Fees Associated With Student Loans

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When taking out a student loan, these two most important factors you need to look at are the interest rate and the repayment terms. However, those are not the ONLY two factors you should be looking at. It is equally important to check out the fees associated with the different types of student loans. These fees add to the total amount you are borrowing and ignoring them could skew your calculations and put you at higher risk for defaulting on your loan.

Here’s a look at the different types of fees usually associated with student loans.

Origination Fees

Origination fees are pretty much unavoidable when you are borrowing money. All lenders will charge you an origination fee when you borrow money. This fee is essentially a processing or administration fee, and is meant to compensate for the costs associated with processing the loan. You can expect to pay origination fees on federal student loans as well as private student loans.

Lenders may or may not spell it out to you but the way it works is that the origination fees are typically built into the total amount that you are borrowing. What this means is, you will not receive the full amount that you apply for. Instead, the lender will deduct the origination fee from the total amount you are borrowing before the funds are disbursed to you or to your school.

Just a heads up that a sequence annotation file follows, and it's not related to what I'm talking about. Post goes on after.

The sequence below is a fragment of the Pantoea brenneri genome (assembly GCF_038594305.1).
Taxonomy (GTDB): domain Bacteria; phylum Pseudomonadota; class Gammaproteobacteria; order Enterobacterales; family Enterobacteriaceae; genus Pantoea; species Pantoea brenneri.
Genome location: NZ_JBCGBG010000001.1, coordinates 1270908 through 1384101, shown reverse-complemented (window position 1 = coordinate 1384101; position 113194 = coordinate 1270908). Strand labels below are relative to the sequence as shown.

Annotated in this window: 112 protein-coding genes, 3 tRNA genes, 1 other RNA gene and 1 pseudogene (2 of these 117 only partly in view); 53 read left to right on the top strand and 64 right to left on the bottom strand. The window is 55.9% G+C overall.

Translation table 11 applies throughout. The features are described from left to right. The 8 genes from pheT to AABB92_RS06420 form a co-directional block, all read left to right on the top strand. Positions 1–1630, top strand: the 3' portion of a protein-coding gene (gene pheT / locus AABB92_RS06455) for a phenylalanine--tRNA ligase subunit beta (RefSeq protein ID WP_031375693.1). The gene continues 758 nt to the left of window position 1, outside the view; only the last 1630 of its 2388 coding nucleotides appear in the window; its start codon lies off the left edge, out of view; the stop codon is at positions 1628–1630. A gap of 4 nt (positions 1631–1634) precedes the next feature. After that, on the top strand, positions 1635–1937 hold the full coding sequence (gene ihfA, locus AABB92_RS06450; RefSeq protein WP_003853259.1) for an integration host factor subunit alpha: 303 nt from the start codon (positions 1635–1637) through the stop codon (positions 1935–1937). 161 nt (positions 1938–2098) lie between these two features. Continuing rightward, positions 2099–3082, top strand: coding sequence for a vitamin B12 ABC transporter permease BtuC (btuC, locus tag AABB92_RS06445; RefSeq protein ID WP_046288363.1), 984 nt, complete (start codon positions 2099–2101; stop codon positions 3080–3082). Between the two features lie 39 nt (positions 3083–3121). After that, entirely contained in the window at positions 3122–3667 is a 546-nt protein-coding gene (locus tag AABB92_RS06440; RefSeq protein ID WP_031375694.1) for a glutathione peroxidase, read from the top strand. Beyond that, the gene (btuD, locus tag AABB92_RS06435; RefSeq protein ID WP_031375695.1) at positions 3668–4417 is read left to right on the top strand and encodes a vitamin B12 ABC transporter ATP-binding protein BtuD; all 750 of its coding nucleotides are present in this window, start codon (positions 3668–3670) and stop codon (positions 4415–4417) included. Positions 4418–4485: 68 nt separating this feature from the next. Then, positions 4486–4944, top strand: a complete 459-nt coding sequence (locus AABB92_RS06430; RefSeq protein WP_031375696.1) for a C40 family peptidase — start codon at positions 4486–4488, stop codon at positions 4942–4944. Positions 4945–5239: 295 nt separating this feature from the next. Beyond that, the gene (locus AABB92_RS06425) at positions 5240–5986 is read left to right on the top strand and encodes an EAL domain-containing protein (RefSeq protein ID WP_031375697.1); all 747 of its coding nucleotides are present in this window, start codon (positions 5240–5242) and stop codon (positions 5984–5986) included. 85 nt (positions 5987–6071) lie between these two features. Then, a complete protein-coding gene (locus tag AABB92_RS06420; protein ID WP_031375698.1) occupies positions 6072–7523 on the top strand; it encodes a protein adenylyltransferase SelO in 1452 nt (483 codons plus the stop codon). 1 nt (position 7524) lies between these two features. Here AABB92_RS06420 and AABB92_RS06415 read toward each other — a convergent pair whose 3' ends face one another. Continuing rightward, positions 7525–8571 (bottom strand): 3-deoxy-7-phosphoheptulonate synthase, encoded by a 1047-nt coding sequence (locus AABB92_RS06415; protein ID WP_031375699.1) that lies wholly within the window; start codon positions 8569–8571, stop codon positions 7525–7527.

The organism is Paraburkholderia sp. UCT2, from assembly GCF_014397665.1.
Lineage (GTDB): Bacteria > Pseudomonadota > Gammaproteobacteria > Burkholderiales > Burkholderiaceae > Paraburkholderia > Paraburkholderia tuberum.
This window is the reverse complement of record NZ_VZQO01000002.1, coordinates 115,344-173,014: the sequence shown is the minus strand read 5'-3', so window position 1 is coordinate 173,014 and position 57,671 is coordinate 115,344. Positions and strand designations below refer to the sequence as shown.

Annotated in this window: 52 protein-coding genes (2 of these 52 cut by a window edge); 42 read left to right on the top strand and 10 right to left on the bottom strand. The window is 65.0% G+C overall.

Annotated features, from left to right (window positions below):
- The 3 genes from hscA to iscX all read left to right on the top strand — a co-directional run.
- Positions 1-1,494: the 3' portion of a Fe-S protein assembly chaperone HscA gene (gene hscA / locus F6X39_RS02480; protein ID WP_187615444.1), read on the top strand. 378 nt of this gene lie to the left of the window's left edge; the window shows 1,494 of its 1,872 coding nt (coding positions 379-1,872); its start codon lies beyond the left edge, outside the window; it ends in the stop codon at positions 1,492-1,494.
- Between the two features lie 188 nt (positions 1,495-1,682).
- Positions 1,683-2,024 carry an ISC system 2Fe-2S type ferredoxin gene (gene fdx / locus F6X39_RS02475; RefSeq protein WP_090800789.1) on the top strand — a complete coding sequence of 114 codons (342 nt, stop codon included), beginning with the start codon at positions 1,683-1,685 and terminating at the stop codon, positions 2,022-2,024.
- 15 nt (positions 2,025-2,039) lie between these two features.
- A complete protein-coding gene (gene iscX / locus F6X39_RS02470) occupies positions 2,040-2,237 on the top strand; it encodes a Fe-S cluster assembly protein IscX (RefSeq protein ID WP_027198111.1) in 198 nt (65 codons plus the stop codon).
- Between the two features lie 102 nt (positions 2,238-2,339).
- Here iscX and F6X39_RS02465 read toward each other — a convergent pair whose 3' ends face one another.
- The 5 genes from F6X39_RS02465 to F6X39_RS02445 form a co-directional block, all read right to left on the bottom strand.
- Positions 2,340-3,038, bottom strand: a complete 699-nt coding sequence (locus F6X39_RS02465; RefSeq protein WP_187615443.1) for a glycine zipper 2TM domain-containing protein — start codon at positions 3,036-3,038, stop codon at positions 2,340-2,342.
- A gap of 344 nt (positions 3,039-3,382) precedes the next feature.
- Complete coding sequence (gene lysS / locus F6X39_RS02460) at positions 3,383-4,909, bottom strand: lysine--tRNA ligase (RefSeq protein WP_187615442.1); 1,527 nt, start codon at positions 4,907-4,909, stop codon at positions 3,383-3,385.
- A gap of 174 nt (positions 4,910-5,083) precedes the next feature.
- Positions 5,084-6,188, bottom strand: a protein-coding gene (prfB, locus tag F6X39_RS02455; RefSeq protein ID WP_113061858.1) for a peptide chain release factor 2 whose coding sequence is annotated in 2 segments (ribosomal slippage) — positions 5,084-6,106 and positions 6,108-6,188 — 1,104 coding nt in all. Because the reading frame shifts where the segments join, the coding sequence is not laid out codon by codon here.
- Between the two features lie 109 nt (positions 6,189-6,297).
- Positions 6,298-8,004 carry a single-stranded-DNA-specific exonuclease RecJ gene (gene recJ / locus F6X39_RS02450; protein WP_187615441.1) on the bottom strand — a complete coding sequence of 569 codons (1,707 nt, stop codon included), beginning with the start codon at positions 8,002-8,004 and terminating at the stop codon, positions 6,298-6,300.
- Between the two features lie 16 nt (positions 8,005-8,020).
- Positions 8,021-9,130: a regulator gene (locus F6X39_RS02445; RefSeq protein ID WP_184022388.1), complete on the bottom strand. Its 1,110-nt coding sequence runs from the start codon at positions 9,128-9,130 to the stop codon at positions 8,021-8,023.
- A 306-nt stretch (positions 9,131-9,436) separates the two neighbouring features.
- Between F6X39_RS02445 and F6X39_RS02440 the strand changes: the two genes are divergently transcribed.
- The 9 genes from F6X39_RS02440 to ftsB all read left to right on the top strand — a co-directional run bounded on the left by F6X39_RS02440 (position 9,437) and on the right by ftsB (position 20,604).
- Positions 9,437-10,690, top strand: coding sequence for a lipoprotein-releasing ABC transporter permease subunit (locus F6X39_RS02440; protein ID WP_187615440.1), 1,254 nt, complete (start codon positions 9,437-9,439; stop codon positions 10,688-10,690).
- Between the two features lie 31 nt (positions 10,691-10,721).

So if you have taken a loan of $25,000, what you will actually receive is $25,000 minus the origination fees. However, and this is important, when paying back the loan, you have to pay back the full amount of $25,000 + the accrued interest on that amount.

While the origination fees are fixed for federal student loans, they can vary for private student loans. Private lenders base their charges on various factors, primarily the creditworthiness of the borrower.

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Late Payment Fees

When you borrow money for college, whether it is from the federal government or a private lender, the terms and conditions will clearly state the due date by which you are expected to make your monthly payments. Although this date is not flexible, most lenders will give you a grace period of about 10 to 15 days. If you still do not make the payment within that time, they will charge you a late fee that could range anywhere from 5% to 15% of the amount due. If you miss multiple deadlines, this could add up substantially.

Collections Fees on Loan Default

If your monthly payment is late by more than 270 days, you are considered to be in default of your loan. Loan default is taken very seriously by lenders, who then hand your account over to a private collection agency. Private collection agencies will make a concerted effort to recover the money from you and will charge you a hefty fee for the effort. This fee could range anywhere from 18% to 40% of the balance. You must everything you can to avoid this scenario as it can push you further into debt.

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